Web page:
- The Washington Times - Thursday, June 9, 2005

Three home runs. Another big night from Ryan Church. Some rare run support for Esteban Loaiza. And a clear-cut sign of team unity.

What’s not to like?

The Washington Nationals strung together that combination en route to a 7-2 win over the Oakland Athletics last night, easily the most convincing of their six straight victories. And though it lacked the late-inning heroics that have become so commonplace at RFK Stadium, this one certainly had its share of important developments.

Most obvious, of course, was the surprising offensive outburst on a night Loaiza pitched. Victimized all year by some of the majors’ worst run support, Loaiza (2-4) finally earned a much-deserved win thanks to a seven-run, 12-hit explosion from his teammates.

“The bottom line is winning,” Loaiza said. “And we won today.”

No less notable was Church’s 4-for-5, three-RBI night in which the rookie left fielder came a double short of hitting for the cycle and recorded his second straight clutch hit off a left-handed reliever.

“An exceptional offensive game,” manager Frank Robinson said.

And though it didn’t figure in the game’s ultimate outcome, the support the Nationals bench showed for Jose Guillen after their No. 3 hitter was drilled in the left hand by A’s reliever Keiichi Yabu proved just how close-knit this bunch has become.

“We have to take care of our teammates,” shortstop Cristian Guzman said. “That’s real important for the team, that they know we all have each other’s backs.”

Guillen, who might have upset the A’s when he grumbled about a called third strike in the first inning, came up in the fifth and was immediately greeted with a fastball behind his head from Yabu. The next pitch found its mark — Guillen’s left hand — and several Nationals immediately emerged from the dugout to back up their teammate.

No one from the Oakland bench moved an inch as Robinson took Guillen aside and got into an animated discussion with his star outfielder.

“Just two strong personalities out there trying to get a word in,” Robinson said.

Said Guillen, who has been hit by eight pitches already this year and is uncertain whether he will be able to play tonight: “I know it looked like we were fighting. I was just mad that he wanted to take me out [of the game].”

Guillen remained in until the eighth, when his hand became too swollen for him to squeeze his glove. Anyone among the crowd of 28,749 hoping for some retaliation before then was sorely disappointed.

They say, though, that the best revenge is living well, and Washington clearly is doing that right now.

With last night’s win, the Nationals improved to a season-high seven games over .500 (33-26). They continued to sit alone in first place in the National League East. They’re now 20-9 at RFK, one of the majors’ best home records, and have come from behind in their last nine wins.

“I’ve never been on a team like this where the confidence is so high,” center fielder Brad Wilkerson said.

If they keep hitting three home runs a night, the Nationals figure to win plenty more games at RFK before this season is over. For weeks now, Robinson has been insisting the ball would start flying out of this cavernous ballpark once the weather started warming up. Few believed him, including his own players, some of whom even questioned whether RFK’s measurements (380 feet in the gaps, 410 feet to center field) were accurate.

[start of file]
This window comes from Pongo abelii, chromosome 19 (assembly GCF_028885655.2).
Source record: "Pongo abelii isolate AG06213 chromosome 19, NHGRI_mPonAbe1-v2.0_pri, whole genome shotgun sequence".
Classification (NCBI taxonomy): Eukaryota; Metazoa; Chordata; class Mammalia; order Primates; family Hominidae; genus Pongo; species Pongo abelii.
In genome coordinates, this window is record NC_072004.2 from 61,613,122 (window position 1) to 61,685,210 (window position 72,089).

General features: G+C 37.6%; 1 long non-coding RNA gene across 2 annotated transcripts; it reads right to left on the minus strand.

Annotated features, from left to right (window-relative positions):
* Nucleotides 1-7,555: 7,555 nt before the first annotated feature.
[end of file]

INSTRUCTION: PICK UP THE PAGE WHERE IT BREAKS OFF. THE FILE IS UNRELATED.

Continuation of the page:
But if last night (game-time temperature: 89 degrees) was any indication, Robinson may have been right all along. The two teams combined to hit four home runs, one a towering shot to straightaway center field by Oakland’s Bobby Crosby in the first inning that caught everyone by surprise.

“It was hit hard. But I didn’t know it was hit that hard,” Loaiza said. “I haven’t seen that many home runs hit to center field, especially at this ballpark.”

The Nationals had an answer for the Crosby homer, though. Actually, they had three of them and nearly four.

Church got things started when he turned on a 2-2 pitch from Ryan Glynn (0-2) in the third and drilled it over the right-field fence for his fifth homer. Carlos Baerga nearly joined the act in the fourth, sending a line drive off the top of the wall that even prompted the stadium crew to set off fireworks. Moments later, Brian Schneider earned his fireworks with a two-run homer to right-center to give Washington a 4-2 lead.

The Nationals were only getting started. Church roped a two-run triple off Ricardo Rincon in the sixth, giving Robinson even more reason to consider starting the rookie full time. In his last two at-bats against left-handers, Church has a homer, a triple and five RBI.

“He’s gaining confidence,” Robinson said. “He’s hitting left-handers. What he’s showing me is when they do make mistakes, he has a chance to be successful.”

And if all that wasn’t enough, Vinny Castilla capped the night with a solo homer to left-center in the seventh. That put the Nationals up 7-2 and left them itching to come back out to RFK tonight in search of a sweep.

Copyright © 2018 The Washington Times, LLC. Click here for reprint permission.

The Washington Times Comment Policy

The Washington Times is switching its third-party commenting system from Disqus to Spot.IM. You will need to either create an account with Spot.im or if you wish to use your Disqus account look under the Conversation for the link "Have a Disqus Account?". Please read our Comment Policy before commenting.


Click to Read More and View Comments

Click to Hide